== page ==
Lani Muelrath is a good friend of the podcast (on the show for the
third fourth time), and a prolific thinker, teacher, and writer.
(And a great friend to elephants – click here to find out about and support one of her and my favorite charities, the David Sheldrake Wildlife Trust.)
Lani's new book, The Mindful Vegan: A 30-Day Plan for Finding Health, Balance, Peace, and Happiness, covers the third of her three pillars of a healthy life: mastery over habits of thinking the first two being physical activity and a whole-food plant-based diet).
I conducted this interview differently from most I've done. I've been wrestling with mindfulness practices for the past several months, and have had both breakthroughs and confusion as I've navigated meditation, “mindful eating,” and bringing garden-variety awareness to the moments of my life.
So I spent a good deal of time in earnest, honest conversation with Lani about my experiences and what to make of them.
I hope that at least some of this conversation will have appeal beyond the space between my own ears…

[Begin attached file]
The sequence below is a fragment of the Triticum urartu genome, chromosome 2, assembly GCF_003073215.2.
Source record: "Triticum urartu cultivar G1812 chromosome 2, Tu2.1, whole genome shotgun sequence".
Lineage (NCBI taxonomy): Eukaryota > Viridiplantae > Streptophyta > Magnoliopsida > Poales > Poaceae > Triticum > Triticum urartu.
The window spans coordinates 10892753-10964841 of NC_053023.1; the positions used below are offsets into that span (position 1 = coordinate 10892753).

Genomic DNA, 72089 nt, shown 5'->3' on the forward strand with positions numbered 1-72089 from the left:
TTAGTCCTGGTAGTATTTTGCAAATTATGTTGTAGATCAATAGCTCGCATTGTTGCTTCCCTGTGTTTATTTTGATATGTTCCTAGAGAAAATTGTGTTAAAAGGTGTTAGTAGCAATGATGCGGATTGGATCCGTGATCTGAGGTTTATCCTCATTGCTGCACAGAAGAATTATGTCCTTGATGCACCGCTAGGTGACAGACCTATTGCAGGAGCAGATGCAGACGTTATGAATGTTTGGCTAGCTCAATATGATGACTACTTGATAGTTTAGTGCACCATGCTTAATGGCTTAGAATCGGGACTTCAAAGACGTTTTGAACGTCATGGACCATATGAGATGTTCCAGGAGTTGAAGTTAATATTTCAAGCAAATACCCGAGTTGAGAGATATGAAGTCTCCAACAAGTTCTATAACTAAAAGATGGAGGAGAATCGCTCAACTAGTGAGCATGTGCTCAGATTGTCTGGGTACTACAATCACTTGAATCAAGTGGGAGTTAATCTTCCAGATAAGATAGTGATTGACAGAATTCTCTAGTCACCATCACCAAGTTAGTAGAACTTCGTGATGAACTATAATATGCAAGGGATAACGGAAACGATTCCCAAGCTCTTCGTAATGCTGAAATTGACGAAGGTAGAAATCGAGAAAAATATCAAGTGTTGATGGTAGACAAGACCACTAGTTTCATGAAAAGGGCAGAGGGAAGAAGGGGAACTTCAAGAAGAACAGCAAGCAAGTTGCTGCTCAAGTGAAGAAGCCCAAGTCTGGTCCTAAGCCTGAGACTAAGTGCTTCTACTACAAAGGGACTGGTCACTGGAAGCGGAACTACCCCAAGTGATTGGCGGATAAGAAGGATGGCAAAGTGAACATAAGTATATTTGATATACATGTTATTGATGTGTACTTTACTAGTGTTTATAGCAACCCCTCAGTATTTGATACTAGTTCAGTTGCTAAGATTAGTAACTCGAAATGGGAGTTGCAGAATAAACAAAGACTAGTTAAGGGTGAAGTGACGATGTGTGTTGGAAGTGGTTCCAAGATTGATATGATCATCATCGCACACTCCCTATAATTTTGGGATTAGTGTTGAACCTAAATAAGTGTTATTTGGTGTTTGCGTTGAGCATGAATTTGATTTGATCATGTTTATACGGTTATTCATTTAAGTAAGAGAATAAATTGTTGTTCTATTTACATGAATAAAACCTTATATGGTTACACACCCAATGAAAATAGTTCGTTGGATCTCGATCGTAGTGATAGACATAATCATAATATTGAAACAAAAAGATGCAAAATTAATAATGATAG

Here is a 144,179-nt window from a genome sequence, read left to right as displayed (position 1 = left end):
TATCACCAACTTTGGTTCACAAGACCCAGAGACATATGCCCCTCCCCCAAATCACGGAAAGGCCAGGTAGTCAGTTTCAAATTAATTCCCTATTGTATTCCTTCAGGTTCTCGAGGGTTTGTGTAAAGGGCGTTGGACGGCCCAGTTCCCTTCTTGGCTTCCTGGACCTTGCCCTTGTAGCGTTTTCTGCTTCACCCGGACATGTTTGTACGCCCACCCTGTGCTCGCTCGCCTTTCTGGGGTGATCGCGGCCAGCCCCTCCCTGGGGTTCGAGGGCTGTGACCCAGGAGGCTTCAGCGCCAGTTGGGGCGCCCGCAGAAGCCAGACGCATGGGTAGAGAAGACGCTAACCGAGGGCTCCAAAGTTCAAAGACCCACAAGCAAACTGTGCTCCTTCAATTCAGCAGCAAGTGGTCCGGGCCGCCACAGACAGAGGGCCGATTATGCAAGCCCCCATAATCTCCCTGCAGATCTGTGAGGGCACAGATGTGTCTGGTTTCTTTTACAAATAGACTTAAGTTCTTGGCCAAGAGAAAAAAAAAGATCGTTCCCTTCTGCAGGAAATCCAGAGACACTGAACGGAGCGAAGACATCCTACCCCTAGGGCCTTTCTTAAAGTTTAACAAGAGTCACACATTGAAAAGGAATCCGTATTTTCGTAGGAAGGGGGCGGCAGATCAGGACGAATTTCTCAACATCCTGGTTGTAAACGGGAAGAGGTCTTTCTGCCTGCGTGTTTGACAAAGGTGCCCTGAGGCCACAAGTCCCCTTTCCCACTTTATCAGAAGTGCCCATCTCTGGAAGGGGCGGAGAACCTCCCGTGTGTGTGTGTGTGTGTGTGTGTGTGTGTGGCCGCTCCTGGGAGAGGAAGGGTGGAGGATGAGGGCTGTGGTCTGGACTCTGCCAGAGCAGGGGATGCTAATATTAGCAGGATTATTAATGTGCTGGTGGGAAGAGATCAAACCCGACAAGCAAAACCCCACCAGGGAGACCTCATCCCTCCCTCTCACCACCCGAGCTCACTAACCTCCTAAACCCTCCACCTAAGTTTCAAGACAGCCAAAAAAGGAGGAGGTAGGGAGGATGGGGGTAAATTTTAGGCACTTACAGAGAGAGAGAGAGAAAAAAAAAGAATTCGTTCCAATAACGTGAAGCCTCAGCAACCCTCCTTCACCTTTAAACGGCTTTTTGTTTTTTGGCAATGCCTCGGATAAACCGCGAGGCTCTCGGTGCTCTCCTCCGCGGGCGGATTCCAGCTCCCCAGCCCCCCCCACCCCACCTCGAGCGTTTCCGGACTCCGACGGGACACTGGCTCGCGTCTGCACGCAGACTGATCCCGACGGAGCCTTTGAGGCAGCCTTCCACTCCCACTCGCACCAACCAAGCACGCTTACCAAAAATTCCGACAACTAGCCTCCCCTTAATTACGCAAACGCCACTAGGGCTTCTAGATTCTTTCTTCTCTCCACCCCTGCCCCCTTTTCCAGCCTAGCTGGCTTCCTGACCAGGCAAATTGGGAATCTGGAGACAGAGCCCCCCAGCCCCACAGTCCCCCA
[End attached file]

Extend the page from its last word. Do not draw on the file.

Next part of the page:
- why this book, and why now
- the problem with mindful eating books and programs that don't start with the nature of the food itself
- Lani's three pillars to healthy, happy living
- the benefits and limitations (for Lani) of mantra meditation
- the watershed moment at a 10-day silent retreat
- our habit of reactivity and automatic thought and impulse: the missing 9th planet
- the significance of the fact that our positive brain states are endogenous (internally generated)
- Dean Ornish, MD, on not having to look outside ourselves
- what mindfulness is (and isn't – much to my relief)
- how many of us use food as a refuge against disquieting states
- the subtle but huge difference between counting breaths and being aware of the sensation of breath
- how vegans can skillfully manage their own reactivity around other people's food choices
- “we don't change because of shame or blame”
- “we all have advocacy in our heart” (the question is, what's the most effective way to express it?)
- the problem with self-labeling as a food or sugar addict
- the secret to weight management: overeating is triggered by undereating
- and much more…
Enjoy, add your voice to the conversation via the comment box below, and please share – that's how we spread our message and spread our roots.
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Connect with me
The Plant Yourself Podcast theme music, “Dance of Peace (Sabali Don),” is generously provided by Will Ridenour, a kora player from North Carolina who has trained with top Senegalese musicians.
It can be found on his first CD, titled Will Ridenour.
You can learn about Will, listen to more tracks, and buy music on his website, WillRidenour.com.
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